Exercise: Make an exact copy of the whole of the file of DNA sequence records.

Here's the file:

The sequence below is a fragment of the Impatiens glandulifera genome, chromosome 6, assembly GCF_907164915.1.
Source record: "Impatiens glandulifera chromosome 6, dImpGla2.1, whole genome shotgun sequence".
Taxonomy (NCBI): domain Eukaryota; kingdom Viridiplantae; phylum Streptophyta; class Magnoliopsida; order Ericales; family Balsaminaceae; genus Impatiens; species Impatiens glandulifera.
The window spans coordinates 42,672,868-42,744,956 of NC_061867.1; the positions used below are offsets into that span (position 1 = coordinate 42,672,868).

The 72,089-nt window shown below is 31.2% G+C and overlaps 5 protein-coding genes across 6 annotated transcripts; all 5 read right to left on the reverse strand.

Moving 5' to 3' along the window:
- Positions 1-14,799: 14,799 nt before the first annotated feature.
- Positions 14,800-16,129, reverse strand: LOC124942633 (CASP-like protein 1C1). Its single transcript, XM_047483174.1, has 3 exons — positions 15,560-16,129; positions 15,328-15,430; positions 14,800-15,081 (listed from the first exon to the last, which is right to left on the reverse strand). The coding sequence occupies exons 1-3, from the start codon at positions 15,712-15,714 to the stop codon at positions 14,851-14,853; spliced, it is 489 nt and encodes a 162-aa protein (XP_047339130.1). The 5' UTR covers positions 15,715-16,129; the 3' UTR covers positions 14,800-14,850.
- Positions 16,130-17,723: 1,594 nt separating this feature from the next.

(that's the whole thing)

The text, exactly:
The sequence below is a fragment of the Impatiens glandulifera genome, chromosome 6, assembly GCF_907164915.1.
Source record: "Impatiens glandulifera chromosome 6, dImpGla2.1, whole genome shotgun sequence".
Taxonomy (NCBI): domain Eukaryota; kingdom Viridiplantae; phylum Streptophyta; class Magnoliopsida; order Ericales; family Balsaminaceae; genus Impatiens; species Impatiens glandulifera.
The window spans coordinates 42,672,868-42,744,956 of NC_061867.1; the positions used below are offsets into that span (position 1 = coordinate 42,672,868).

The 72,089-nt window shown below is 31.2% G+C and overlaps 5 protein-coding genes across 6 annotated transcripts; all 5 read right to left on the reverse strand.

Moving 5' to 3' along the window:
- Positions 1-14,799: 14,799 nt before the first annotated feature.
- Positions 14,800-16,129, reverse strand: LOC124942633 (CASP-like protein 1C1). Its single transcript, XM_047483174.1, has 3 exons — positions 15,560-16,129; positions 15,328-15,430; positions 14,800-15,081 (listed from the first exon to the last, which is right to left on the reverse strand). The coding sequence occupies exons 1-3, from the start codon at positions 15,712-15,714 to the stop codon at positions 14,851-14,853; spliced, it is 489 nt and encodes a 162-aa protein (XP_047339130.1). The 5' UTR covers positions 15,715-16,129; the 3' UTR covers positions 14,800-14,850.
- Positions 16,130-17,723: 1,594 nt separating this feature from the next.